The idea that soldiers are somehow independent of the welfare state – and thus immune to attacks on it – is bunk, and Philip Hammond knows it, says Owen Jones.
2. Cameron must find some TLC for the right (Times)
The Prime Minister’s neglect of his traditional supporters opened the door for UKIP, writes Tim Montgomerie. Now he has to woo them back.
Reassurances on clinicians and local people controlling how services are commissioned look likely to be overturned, writes Clive Peedell.
4. This cap on bankers’ bonuses is like a dead cat – pure distraction (Daily Telegraph)
EU autocrats think that by blaming the City of London, they have an entire continent fooled, writes Boris Johnson.
The maps long favoured in the west partition off Arab countries into ethnic divisions, but all these make clear is our own ignorance, says Robert Fisk.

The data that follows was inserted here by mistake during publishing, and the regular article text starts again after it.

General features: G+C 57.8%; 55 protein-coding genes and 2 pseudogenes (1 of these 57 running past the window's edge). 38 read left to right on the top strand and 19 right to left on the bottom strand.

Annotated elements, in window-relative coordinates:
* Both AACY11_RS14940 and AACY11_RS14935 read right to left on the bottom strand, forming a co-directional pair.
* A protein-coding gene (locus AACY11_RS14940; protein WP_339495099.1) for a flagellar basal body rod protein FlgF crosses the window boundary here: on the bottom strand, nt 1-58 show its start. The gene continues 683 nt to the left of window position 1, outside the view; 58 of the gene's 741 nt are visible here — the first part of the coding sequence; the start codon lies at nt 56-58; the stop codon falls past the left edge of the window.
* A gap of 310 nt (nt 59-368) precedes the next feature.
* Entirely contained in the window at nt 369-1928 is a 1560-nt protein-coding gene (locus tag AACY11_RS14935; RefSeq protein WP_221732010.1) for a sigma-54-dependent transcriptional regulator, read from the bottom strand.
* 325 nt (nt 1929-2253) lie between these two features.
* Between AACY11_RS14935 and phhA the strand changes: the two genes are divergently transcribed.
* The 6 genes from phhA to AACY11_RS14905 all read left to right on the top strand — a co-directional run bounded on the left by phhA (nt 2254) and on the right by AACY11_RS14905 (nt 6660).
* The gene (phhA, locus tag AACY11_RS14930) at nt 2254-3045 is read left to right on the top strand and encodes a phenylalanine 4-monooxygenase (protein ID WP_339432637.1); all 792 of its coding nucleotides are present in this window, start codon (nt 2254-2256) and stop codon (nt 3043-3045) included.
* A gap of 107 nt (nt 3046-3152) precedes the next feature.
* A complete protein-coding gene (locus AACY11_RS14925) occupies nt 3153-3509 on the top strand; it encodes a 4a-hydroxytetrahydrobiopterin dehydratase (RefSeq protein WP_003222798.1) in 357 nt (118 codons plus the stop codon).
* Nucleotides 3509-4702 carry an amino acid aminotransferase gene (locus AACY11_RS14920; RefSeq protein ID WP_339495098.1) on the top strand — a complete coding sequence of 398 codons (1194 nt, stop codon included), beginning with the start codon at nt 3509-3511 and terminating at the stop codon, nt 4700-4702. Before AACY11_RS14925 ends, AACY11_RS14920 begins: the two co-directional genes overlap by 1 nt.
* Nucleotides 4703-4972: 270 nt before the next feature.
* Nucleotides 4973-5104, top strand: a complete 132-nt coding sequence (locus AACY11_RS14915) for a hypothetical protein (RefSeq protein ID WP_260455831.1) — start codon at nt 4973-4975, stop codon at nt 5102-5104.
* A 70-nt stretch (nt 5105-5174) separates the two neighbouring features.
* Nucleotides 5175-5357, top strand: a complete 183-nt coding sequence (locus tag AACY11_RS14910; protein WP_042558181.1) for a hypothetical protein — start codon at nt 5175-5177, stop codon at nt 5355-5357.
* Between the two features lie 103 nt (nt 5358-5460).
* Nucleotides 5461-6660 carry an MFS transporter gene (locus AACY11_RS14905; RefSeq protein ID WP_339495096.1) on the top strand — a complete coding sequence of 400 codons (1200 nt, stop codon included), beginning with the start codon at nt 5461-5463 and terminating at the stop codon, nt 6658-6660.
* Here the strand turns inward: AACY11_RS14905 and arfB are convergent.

6. A taste for mutually assured destruction (Financial Times)
US sequestration looks likely only to entrench the partisanship it was supposed to circumvent, writes Edward Luce.
In Eastleigh and beyond, millions of voters who loathe the establishment tendency to piety are without a voice, says John Harris.
For too many of our politicians, getting elected and running the country is the ultimate career move, not a passionate calling, says Tom Newton Dunn.
The Prime Minister's lurching from one wing to the other doesn’t inspire much confidence that there’s any substance behind his promises, writes Melanie Phillips.
10. Secret courts: The Liberal Democrats' duty (Guardian)
Should they shrink from at the very least amending the bill, the Lib Dems will reveal that they are neither liberal nor democratic, says a Guardian editorial.